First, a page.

If I described it to you, you would think it was ugly.

If you asked me “how was your day today?”, I could tell you that

  • it is still winter,
  • it is terribly cold,
  • a snowstorm has been ravaging all day,
  • I live in a Soviet-era apartment block made out of pre-fabricated concrete slabs (called “Krushchovka”)
  • which was built in the 1960s
  • and which most people found ugly back then,
  • let alone now after half a century of decay.
  • When I look out of my window, I see more of the same Krushchovkas
  • and it is getting dark.

You would probably feel sorry and you would imagine a very ugly and sad neighbourhood.

Yet I, with my strange taste, find beauty in this, especially at this time of day when the night takes over. Let me show you why:

Savanoiru prospektas Vilnius Krushchovka 1

Vilnius City archive

Savanoriu prospektas Vilnius trolley bus police car

Savanoriu prospektas Vilnius old house

Vilnius kiosk night

Krushchovka entrance

Savanoriu prospektas Vilnius neighbourhood night snow

I sometimes feel like living on a film set. By the way, these Krushchovkas are really warm and cozy on the inside.

(C) All photos were taken by Andreas Moser at or around Savanorių prospektas in Vilnius, Lithuania on 3 March 2013.

About Andreas Moser

Travelling the world and writing about it. I have degrees in law and philosophy, but I'd much rather be a writer, a spy or a hobo.
This entry was posted in Lithuania, Photography, Travel and tagged , . Bookmark the permalink.

37 Responses to If I described it to you, you would think it was ugly.

  1. Beauty is how we see things with the heart, not just the eyes!
    For what it’s worth – I think it looks stunning in a very wintery / bleak kind of way. Very different to the sunny day I had in Italy!

  2. Snow is always beautiful – when you haven’t had to shovel the crap EVERY single day for the past 8 days! But I understand your view – there is just something truly wonderful about steel and concrete mixed with snow. I do so miss my city (Chicago) in winter. :(

  3. GreenAtHeart says:

    I’m wondering how much energy it takes to keep those old buildings warm and cozy. Even though it may be cheaper there than in western Europe, and thus less of a concern to you, I’m guessing it will make the hearts of all environmentalists bleed.

    • Oh yes, it does make my heart bleed: the heating is turned on for all apartments once winter is coming. I believe it was in October or November. And then the heating remains turned on day and night and there is no way you can turn it off. So even apartments where nobody is at home all day or where the tenants have left for a week of holiday are being heated around the clock. A huge waste.

    • Dalius says:

      It is almost always central heating so it is not that bad from environmental point of view. However buildings themselves can be very inefficient: in the worst case you can expect about 4 Euros per square meter per month. For average apartments that might mean all monthly salary if it is minimal Lithuanian salary.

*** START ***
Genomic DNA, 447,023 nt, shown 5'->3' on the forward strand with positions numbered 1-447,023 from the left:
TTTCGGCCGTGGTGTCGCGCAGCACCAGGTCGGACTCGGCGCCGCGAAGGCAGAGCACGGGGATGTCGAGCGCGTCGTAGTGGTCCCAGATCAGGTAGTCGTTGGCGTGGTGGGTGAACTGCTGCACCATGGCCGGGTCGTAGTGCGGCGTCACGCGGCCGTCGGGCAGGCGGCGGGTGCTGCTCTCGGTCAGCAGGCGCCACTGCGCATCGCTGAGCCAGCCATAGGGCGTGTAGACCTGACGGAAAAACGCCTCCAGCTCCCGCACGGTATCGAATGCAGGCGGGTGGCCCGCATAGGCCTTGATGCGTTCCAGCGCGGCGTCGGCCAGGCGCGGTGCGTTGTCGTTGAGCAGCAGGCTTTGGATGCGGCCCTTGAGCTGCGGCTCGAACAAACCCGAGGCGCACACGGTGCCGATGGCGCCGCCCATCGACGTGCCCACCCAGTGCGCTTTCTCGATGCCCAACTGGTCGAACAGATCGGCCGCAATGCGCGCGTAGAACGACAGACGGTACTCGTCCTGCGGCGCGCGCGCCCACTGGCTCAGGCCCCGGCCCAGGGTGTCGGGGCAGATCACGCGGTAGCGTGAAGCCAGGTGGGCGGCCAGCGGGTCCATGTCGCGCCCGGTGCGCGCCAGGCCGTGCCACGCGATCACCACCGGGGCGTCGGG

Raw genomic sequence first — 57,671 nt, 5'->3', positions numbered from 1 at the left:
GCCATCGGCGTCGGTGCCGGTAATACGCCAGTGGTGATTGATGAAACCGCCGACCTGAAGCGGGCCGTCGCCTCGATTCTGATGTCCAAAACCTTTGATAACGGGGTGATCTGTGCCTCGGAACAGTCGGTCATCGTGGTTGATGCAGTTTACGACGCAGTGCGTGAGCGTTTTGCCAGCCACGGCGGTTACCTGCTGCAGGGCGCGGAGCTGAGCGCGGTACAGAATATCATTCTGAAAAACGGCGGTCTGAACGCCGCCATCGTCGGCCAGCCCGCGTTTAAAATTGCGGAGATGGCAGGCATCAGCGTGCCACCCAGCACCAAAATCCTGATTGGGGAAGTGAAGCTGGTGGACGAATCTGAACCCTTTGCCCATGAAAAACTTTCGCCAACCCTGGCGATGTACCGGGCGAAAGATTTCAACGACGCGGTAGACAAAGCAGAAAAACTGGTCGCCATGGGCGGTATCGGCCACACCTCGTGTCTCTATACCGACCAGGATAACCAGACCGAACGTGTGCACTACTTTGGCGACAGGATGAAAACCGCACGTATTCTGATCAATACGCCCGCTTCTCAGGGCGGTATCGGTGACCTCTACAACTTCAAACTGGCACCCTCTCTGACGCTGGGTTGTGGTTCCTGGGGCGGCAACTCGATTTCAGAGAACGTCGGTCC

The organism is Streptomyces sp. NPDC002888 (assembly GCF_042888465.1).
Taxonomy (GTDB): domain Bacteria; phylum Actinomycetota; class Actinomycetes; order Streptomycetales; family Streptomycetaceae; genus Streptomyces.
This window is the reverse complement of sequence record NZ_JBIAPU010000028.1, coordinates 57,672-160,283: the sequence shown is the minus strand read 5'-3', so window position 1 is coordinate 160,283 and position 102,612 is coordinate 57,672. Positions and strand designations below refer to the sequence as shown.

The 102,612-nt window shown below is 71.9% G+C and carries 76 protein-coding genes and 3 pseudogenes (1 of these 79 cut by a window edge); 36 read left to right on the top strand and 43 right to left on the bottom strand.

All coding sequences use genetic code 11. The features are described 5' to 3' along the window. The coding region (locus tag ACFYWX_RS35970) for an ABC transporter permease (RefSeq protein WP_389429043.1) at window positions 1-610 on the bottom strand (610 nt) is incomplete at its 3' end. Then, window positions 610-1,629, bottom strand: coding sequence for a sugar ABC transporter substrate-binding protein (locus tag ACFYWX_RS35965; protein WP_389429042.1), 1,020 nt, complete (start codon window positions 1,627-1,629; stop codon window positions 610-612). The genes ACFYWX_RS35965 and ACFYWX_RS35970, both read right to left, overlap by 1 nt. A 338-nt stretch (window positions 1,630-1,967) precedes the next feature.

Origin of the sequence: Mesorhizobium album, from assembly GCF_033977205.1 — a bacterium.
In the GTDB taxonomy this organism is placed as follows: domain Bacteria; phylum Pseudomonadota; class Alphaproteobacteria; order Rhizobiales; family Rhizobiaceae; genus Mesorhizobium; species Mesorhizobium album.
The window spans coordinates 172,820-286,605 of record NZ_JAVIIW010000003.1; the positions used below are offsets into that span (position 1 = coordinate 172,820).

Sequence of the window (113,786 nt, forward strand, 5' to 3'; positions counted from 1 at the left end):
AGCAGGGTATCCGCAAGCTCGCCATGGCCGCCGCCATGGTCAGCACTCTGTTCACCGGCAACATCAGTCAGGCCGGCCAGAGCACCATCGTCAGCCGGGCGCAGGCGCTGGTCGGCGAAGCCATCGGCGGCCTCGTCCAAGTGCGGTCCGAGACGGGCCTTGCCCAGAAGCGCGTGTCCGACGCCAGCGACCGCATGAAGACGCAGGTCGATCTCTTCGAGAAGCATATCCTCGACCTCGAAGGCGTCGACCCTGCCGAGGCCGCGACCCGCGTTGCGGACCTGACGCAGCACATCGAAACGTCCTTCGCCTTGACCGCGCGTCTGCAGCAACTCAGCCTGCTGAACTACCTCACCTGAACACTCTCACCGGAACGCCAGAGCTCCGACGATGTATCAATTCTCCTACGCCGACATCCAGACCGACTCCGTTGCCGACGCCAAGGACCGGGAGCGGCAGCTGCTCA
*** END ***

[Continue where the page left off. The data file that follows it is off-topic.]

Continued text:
E.g. I live in new building (2006) and I pay 4 times less for square meter (even though I have windows from from ceiling to floor).

  4. Ele says:

    They were built as temporary residences initially, but then we collapsed the Soviet Union and nobody cared to build proper homes.

  5. List of X says:

    That brings up memories… I actually used to live in one of those.

  6. Christoph says:

    Beautiful Photographs!

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  8. cafecasey says:

    I wouldn’t think it ugly at all. I lived in Moscow, where the same images struck me as deep and thought provoking.

    • Exactly my impression! I am much more fascinated by Eastern than by Western Europe.

    • Juan Carlos IIIV says:

      Wait for 20 years. It will become yet another faceless, greed-run, soul-less place, which then will be called “Western”. When I visit USA or Western Europe, I feel like someone stole my soul and sold it to the gypsies in the East.

    • Tiautious says:

      It is called a Soul/Spirit of a Place. Much stronger in the East than in the West. I don’t know why, but I suspect because of All That.

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  26. gabegstone says:

    Early night, yellow lights, snow, good book, hot tea. And no more Bolsheviks=cozy, yes. (But not if you’re the delivery person who’s lost in the early night!)

  27. To be honest, Soviet-era apartment buildings look way much better than any Mexican apartment building. Actually, I love them.

    I am from Mexico.

    • I also like Mexico (although I sadly only spent 10 days there), but the Soviet-era houses are really much more comfortable and cozy than the standard buildings in Mexico. I agree with you on that.
      In those apartments without carpets, I always feel like I am in a clinic or something.

      What is the same in most post-Soviet and Mexican cities, though, is how many extra locks and bolts and gates people have for fear of being robbed. (And in Russia for fear of the FSB coming by and throwing you from the balcony.)

    • I bet you are right.

      Well, not the FSB, but yes, it’s said there’s people coming by and throwing you from the balcony here in Mexico, but that’s another story…

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  29. Yorck Kessler says:

    It definitely has a beauty on it’s own.

    • I regret that I didn’t take any photos from inside.
      These apartments are really cozy, with a wonderful mix of old, self-made and second-hand furniture.

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